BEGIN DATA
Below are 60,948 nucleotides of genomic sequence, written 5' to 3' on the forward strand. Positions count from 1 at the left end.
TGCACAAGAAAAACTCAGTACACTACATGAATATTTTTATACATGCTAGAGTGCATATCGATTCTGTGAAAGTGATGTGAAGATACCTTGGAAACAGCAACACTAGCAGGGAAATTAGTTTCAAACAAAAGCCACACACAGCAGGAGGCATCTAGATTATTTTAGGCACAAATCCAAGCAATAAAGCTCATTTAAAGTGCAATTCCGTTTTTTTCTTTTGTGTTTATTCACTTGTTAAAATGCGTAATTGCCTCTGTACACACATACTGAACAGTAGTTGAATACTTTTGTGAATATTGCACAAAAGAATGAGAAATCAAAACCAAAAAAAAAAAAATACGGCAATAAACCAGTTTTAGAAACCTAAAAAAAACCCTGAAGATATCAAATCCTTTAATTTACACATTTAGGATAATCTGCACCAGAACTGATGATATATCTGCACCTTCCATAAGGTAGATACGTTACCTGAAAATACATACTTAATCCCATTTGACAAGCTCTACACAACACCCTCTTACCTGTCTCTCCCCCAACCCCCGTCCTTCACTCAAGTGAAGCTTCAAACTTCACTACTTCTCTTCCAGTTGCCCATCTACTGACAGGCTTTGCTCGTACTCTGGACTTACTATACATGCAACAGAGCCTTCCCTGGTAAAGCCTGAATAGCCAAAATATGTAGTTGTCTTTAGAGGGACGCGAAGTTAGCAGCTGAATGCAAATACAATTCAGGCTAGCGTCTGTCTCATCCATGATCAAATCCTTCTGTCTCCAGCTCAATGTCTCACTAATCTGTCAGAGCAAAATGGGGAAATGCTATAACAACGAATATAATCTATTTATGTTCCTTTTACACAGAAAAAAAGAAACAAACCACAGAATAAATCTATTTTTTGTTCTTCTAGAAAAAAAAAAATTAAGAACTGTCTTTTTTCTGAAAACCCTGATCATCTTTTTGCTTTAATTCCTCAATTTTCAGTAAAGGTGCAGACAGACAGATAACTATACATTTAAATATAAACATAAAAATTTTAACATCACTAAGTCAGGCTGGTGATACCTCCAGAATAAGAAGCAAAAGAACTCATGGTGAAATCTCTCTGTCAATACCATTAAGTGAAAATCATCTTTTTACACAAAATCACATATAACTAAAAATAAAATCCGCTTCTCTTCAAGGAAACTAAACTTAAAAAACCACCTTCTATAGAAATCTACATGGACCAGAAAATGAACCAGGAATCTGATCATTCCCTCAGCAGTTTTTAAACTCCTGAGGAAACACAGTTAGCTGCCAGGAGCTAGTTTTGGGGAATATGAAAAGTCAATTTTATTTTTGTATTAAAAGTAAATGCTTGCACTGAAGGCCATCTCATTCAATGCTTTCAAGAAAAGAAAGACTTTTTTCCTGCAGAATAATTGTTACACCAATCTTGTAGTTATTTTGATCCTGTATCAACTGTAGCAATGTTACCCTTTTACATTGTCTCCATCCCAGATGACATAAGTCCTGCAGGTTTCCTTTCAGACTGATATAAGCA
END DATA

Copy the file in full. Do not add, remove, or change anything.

Below are 60,948 nucleotides of genomic sequence, written 5' to 3' on the forward strand. Positions count from 1 at the left end.
TGCACAAGAAAAACTCAGTACACTACATGAATATTTTTATACATGCTAGAGTGCATATCGATTCTGTGAAAGTGATGTGAAGATACCTTGGAAACAGCAACACTAGCAGGGAAATTAGTTTCAAACAAAAGCCACACACAGCAGGAGGCATCTAGATTATTTTAGGCACAAATCCAAGCAATAAAGCTCATTTAAAGTGCAATTCCGTTTTTTTCTTTTGTGTTTATTCACTTGTTAAAATGCGTAATTGCCTCTGTACACACATACTGAACAGTAGTTGAATACTTTTGTGAATATTGCACAAAAGAATGAGAAATCAAAACCAAAAAAAAAAAAATACGGCAATAAACCAGTTTTAGAAACCTAAAAAAAACCCTGAAGATATCAAATCCTTTAATTTACACATTTAGGATAATCTGCACCAGAACTGATGATATATCTGCACCTTCCATAAGGTAGATACGTTACCTGAAAATACATACTTAATCCCATTTGACAAGCTCTACACAACACCCTCTTACCTGTCTCTCCCCCAACCCCCGTCCTTCACTCAAGTGAAGCTTCAAACTTCACTACTTCTCTTCCAGTTGCCCATCTACTGACAGGCTTTGCTCGTACTCTGGACTTACTATACATGCAACAGAGCCTTCCCTGGTAAAGCCTGAATAGCCAAAATATGTAGTTGTCTTTAGAGGGACGCGAAGTTAGCAGCTGAATGCAAATACAATTCAGGCTAGCGTCTGTCTCATCCATGATCAAATCCTTCTGTCTCCAGCTCAATGTCTCACTAATCTGTCAGAGCAAAATGGGGAAATGCTATAACAACGAATATAATCTATTTATGTTCCTTTTACACAGAAAAAAAGAAACAAACCACAGAATAAATCTATTTTTTGTTCTTCTAGAAAAAAAAAAATTAAGAACTGTCTTTTTTCTGAAAACCCTGATCATCTTTTTGCTTTAATTCCTCAATTTTCAGTAAAGGTGCAGACAGACAGATAACTATACATTTAAATATAAACATAAAAATTTTAACATCACTAAGTCAGGCTGGTGATACCTCCAGAATAAGAAGCAAAAGAACTCATGGTGAAATCTCTCTGTCAATACCATTAAGTGAAAATCATCTTTTTACACAAAATCACATATAACTAAAAATAAAATCCGCTTCTCTTCAAGGAAACTAAACTTAAAAAACCACCTTCTATAGAAATCTACATGGACCAGAAAATGAACCAGGAATCTGATCATTCCCTCAGCAGTTTTTAAACTCCTGAGGAAACACAGTTAGCTGCCAGGAGCTAGTTTTGGGGAATATGAAAAGTCAATTTTATTTTTGTATTAAAAGTAAATGCTTGCACTGAAGGCCATCTCATTCAATGCTTTCAAGAAAAGAAAGACTTTTTTCCTGCAGAATAATTGTTACACCAATCTTGTAGTTATTTTGATCCTGTATCAACTGTAGCAATGTTACCCTTTTACATTGTCTCCATCCCAGATGACATAAGTCCTGCAGGTTTCCTTTCAGACTGATATAAGCA